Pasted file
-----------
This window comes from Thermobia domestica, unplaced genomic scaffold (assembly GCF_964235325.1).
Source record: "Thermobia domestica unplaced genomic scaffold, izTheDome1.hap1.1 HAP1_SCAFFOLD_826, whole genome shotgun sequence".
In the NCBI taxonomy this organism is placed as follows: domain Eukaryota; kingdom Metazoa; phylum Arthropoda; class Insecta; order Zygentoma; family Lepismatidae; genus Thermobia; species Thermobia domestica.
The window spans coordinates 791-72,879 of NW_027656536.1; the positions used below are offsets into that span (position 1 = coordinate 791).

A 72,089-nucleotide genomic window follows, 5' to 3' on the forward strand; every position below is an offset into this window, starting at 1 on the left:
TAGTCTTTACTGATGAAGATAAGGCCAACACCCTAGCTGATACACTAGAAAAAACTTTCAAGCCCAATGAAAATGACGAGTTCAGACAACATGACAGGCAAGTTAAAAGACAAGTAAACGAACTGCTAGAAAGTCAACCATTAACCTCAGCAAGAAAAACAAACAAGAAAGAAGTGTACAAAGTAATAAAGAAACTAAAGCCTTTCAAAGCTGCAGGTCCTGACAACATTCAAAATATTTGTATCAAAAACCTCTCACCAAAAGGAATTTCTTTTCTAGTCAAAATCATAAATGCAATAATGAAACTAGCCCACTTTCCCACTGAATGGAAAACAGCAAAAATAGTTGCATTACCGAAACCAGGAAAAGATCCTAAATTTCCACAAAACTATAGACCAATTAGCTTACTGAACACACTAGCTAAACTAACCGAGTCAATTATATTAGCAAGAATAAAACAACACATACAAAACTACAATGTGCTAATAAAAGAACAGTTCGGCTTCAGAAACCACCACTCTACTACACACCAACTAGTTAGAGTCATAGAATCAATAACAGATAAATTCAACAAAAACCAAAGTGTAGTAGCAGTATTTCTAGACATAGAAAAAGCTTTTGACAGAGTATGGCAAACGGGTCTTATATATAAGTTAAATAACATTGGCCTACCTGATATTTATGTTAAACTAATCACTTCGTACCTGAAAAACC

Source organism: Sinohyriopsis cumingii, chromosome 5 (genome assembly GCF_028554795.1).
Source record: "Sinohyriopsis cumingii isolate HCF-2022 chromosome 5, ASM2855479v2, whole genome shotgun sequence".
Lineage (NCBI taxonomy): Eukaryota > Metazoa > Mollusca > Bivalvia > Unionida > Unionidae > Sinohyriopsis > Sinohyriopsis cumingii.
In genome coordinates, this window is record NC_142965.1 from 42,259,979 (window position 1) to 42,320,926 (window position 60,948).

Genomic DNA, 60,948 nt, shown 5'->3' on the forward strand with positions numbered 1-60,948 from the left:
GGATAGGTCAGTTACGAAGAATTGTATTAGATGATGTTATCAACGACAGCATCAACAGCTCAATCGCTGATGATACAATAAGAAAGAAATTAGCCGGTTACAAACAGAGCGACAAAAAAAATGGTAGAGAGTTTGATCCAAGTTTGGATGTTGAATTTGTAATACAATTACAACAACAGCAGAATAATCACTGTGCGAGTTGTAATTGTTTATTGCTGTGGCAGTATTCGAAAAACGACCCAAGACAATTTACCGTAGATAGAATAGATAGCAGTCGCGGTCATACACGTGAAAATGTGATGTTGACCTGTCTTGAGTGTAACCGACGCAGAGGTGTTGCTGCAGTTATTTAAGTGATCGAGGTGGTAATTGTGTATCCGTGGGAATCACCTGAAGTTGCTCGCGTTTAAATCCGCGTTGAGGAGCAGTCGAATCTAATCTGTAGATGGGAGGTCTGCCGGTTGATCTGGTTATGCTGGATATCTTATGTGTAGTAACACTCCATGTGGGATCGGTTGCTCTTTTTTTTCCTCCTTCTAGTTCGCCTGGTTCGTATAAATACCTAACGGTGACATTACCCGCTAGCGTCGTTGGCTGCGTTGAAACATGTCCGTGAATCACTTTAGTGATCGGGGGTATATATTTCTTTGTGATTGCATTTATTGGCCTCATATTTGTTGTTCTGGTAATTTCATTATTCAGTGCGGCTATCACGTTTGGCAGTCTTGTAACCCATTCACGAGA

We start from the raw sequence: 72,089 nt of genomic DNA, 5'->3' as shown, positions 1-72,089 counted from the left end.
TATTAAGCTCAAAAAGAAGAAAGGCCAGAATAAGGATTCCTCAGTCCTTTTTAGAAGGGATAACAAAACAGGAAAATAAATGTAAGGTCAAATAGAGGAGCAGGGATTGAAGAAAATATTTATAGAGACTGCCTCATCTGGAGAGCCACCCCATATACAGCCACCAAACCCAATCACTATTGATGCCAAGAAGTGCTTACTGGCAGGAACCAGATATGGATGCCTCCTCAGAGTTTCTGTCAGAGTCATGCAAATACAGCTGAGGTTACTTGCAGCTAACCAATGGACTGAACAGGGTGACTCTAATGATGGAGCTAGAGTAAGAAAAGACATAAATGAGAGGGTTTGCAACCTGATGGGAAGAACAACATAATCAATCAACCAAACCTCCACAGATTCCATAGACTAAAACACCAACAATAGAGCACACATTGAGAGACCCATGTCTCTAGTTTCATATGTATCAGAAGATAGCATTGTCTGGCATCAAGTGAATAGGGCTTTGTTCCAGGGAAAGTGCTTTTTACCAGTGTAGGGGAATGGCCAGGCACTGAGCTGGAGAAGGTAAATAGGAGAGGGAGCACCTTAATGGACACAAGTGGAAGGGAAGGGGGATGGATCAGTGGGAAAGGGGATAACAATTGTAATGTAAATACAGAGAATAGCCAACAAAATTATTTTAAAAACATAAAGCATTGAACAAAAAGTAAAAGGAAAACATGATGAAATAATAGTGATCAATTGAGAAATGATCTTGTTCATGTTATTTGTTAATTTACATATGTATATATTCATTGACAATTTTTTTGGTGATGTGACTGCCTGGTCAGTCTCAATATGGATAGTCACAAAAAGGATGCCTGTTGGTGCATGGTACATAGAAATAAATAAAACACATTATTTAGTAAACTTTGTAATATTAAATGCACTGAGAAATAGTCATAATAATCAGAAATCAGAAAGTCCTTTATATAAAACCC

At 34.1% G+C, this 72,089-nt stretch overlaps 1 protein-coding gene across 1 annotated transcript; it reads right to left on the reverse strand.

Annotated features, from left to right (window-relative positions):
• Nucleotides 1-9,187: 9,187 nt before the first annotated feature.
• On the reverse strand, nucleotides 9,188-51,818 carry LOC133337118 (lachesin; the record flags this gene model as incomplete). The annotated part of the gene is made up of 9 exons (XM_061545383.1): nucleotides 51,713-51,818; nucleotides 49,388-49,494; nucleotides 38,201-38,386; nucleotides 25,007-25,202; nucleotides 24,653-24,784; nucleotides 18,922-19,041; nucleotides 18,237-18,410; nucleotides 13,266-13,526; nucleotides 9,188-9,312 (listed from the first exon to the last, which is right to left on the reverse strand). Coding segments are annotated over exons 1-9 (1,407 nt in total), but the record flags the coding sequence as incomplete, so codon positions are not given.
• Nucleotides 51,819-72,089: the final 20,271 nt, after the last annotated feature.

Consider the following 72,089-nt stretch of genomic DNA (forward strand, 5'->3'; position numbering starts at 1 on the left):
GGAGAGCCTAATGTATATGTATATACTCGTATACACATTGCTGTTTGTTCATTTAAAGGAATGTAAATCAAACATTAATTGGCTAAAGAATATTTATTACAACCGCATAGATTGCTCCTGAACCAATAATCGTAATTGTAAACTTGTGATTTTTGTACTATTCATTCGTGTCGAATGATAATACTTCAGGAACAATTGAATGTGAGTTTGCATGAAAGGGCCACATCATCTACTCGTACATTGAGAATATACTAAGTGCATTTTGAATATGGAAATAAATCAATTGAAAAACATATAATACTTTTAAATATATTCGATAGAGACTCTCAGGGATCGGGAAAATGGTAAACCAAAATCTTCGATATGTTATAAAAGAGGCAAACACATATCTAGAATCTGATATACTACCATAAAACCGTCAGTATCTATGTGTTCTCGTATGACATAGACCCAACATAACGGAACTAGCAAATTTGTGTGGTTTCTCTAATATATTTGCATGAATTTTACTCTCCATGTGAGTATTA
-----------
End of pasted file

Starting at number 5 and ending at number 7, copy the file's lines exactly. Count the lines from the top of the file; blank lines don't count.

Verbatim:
A 72,089-nucleotide genomic window follows, 5' to 3' on the forward strand; every position below is an offset into this window, starting at 1 on the left:
TAGTCTTTACTGATGAAGATAAGGCCAACACCCTAGCTGATACACTAGAAAAAACTTTCAAGCCCAATGAAAATGACGAGTTCAGACAACATGACAGGCAAGTTAAAAGACAAGTAAACGAACTGCTAGAAAGTCAACCATTAACCTCAGCAAGAAAAACAAACAAGAAAGAAGTGTACAAAGTAATAAAGAAACTAAAGCCTTTCAAAGCTGCAGGTCCTGACAACATTCAAAATATTTGTATCAAAAACCTCTCACCAAAAGGAATTTCTTTTCTAGTCAAAATCATAAATGCAATAATGAAACTAGCCCACTTTCCCACTGAATGGAAAACAGCAAAAATAGTTGCATTACCGAAACCAGGAAAAGATCCTAAATTTCCACAAAACTATAGACCAATTAGCTTACTGAACACACTAGCTAAACTAACCGAGTCAATTATATTAGCAAGAATAAAACAACACATACAAAACTACAATGTGCTAATAAAAGAACAGTTCGGCTTCAGAAACCACCACTCTACTACACACCAACTAGTTAGAGTCATAGAATCAATAACAGATAAATTCAACAAAAACCAAAGTGTAGTAGCAGTATTTCTAGACATAGAAAAAGCTTTTGACAGAGTATGGCAAACGGGTCTTATATATAAGTTAAATAACATTGGCCTACCTGATATTTATGTTAAACTAATCACTTCGTACCTGAAAAACC

Source organism: Sinohyriopsis cumingii, chromosome 5 (genome assembly GCF_028554795.1).